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Thus, it is not only the ubiquitous nature of the idioms but also their role in effective communication that makes them an essential and important fact of language in general and for L2 learners in particular.
While we are discussing the role of idioms in effective communication, it is necessary to add that a vast quantity of the material is being produced in the area of communicative language teaching and learning. A recent publication on a bibliographical survey of resources on communicative language teaching shows that in the last decade much work has been done in the area of curricular development, course design, classroom techniques, spoken English, English for a special purpose, error analysis, developing communicative competence, testing competence and so on. “One argument for making language teaching communicative is that learners will otherwise not be able to use the language they learn, for real-life, practical purposes…. ‘Communicative teaching’ means enabling learners to engage successfully is oral, social interaction” (Ramaiah, 1985: XI ).

Success in such interaction demands not only grammatical competence but also the ability to use certain expressions like excuse me, how do you do, on the one hand, etc., in the appropriate situations and contexts. This is applicable also to the idiomatic expressions like by and large,
ups and downs, a cock-and-bull story, to take over, to put up with and so on which are undoubtedly an integral part of the communicative language. In the everyday use of the language, these expressions occur frequently and their importance cannot be overlooked. But it is significant to note that precious little has been written or researched on this aspect of language teaching or the language per se.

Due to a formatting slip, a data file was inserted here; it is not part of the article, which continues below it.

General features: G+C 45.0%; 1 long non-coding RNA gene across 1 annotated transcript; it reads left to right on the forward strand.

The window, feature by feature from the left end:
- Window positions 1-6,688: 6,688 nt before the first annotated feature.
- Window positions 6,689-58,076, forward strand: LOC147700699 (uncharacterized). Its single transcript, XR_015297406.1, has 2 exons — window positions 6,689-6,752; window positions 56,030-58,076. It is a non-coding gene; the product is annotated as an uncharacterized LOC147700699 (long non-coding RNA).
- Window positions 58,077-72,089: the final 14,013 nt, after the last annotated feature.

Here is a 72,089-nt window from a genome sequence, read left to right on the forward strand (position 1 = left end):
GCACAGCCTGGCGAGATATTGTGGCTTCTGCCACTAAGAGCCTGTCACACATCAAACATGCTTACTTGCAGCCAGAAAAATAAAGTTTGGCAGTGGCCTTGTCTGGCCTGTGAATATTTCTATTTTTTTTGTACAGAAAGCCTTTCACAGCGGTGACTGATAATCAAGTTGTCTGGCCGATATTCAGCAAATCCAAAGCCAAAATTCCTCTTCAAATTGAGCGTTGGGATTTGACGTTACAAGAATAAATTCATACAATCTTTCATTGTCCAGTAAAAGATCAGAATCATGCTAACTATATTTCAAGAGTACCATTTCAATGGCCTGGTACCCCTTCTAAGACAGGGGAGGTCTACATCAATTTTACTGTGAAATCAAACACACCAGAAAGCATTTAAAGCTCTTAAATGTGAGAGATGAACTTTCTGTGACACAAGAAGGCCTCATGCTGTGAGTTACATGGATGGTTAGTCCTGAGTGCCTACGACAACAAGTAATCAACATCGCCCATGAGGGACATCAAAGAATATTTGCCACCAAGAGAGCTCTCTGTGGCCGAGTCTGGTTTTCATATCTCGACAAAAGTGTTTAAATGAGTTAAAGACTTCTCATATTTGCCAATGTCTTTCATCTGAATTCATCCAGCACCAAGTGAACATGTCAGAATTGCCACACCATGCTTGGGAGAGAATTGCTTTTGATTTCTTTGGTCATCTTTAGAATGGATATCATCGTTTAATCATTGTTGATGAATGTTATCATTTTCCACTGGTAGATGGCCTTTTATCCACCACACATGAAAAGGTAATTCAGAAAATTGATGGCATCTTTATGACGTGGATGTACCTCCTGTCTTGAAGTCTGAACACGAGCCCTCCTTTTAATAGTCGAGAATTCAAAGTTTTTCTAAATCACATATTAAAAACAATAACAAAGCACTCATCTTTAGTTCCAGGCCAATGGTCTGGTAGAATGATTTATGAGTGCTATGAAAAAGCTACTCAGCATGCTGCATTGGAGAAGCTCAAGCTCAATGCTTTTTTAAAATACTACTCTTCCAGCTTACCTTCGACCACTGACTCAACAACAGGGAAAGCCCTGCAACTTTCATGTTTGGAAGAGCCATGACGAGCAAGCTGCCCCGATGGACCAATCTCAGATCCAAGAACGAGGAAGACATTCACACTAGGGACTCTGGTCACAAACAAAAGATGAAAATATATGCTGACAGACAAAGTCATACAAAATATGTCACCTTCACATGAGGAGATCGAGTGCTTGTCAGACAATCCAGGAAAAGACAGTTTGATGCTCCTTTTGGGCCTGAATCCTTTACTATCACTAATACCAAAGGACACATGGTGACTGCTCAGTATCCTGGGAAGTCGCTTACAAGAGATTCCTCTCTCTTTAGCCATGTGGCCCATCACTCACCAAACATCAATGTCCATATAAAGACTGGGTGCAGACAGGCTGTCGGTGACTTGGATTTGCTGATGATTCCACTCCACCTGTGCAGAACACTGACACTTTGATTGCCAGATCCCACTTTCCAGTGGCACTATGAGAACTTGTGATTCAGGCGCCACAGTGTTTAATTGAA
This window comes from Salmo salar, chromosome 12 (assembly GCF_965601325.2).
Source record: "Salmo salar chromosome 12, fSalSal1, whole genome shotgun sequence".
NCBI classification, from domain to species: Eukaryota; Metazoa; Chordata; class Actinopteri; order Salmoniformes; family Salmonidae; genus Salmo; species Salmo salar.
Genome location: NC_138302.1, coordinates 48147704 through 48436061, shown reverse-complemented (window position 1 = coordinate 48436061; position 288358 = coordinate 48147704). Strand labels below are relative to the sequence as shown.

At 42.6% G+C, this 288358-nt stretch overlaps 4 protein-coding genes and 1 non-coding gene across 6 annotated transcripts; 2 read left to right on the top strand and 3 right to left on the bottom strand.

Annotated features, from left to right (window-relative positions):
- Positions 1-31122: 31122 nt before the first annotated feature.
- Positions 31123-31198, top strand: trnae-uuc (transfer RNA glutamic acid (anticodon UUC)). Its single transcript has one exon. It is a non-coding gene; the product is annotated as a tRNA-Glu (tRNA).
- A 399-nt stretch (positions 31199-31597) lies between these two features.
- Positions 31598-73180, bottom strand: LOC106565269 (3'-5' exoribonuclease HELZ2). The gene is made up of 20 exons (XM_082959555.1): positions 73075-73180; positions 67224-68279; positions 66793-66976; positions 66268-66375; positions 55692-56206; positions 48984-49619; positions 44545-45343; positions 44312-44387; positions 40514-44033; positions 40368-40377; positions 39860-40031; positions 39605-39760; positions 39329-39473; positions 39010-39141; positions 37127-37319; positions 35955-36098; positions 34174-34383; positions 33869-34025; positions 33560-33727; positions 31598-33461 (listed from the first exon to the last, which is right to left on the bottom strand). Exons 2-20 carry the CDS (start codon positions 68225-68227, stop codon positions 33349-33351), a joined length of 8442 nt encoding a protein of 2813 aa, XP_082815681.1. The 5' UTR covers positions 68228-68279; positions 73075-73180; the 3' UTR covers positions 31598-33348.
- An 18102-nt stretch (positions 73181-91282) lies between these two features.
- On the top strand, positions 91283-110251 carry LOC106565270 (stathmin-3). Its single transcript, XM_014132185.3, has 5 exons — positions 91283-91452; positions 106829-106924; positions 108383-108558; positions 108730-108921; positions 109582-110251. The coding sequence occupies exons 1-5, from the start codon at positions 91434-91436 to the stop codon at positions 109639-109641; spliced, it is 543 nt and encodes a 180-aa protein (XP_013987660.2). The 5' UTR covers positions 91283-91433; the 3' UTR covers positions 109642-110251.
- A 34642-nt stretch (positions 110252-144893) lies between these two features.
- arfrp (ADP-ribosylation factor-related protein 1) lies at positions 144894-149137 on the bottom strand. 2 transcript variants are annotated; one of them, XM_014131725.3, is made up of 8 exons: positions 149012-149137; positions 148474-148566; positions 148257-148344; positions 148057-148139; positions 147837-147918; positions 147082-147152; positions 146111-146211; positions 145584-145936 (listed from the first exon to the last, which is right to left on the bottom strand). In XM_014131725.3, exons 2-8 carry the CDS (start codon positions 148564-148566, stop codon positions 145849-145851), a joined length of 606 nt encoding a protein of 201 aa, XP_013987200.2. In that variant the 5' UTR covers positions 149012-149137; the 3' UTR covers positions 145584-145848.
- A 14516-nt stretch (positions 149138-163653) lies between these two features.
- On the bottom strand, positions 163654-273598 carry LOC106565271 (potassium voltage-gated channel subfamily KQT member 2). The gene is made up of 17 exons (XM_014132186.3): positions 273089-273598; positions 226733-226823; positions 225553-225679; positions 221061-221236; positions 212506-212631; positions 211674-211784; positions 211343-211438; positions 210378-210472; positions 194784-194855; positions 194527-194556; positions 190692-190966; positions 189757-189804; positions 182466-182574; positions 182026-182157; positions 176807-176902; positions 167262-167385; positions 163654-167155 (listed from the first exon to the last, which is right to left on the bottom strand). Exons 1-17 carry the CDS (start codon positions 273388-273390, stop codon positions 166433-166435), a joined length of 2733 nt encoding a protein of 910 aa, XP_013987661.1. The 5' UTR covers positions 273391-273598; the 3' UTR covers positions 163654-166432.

Here is the list of idioms that English speakers use in current times. Learn these idioms and make your English speaking and writing more beautiful:

51. Get the ball rolling=to to make something start happening: We need to get the ball rolling to prepare our presentation for next week’s meeting.

Start/get off on the right foot=to start a relationship in a positive way: Everyone hopes to get off on the right foot when they start a new job.

Bring something to the table = to contribute something of value (to a company): She brings a great deal of experience to the table.

From the ground up= to do something from the start/very beginning: Our boss built this company from the ground up

Get down to business= to start focussing on a specific task (after introductions/small talk): We only have a limited time to discuss this today, so let’s get down to business.

Think outside the box = to think creatively and develop new and original ideas: To be successful in our industry, we need staff who think outside the box.

Latest English Idioms
Think Out of Box

By the book: to do things according to the rules or the law: Our accountant does everything by the book so there are no problems in the future.

Rock the boat = to do something which changes a stable routine and may cause problems: I told the new manager not to rock the boat before she gets to know her team.

On the ball= to be competent, alert and quick to understand new things: Your team are really on the ball and getting great results.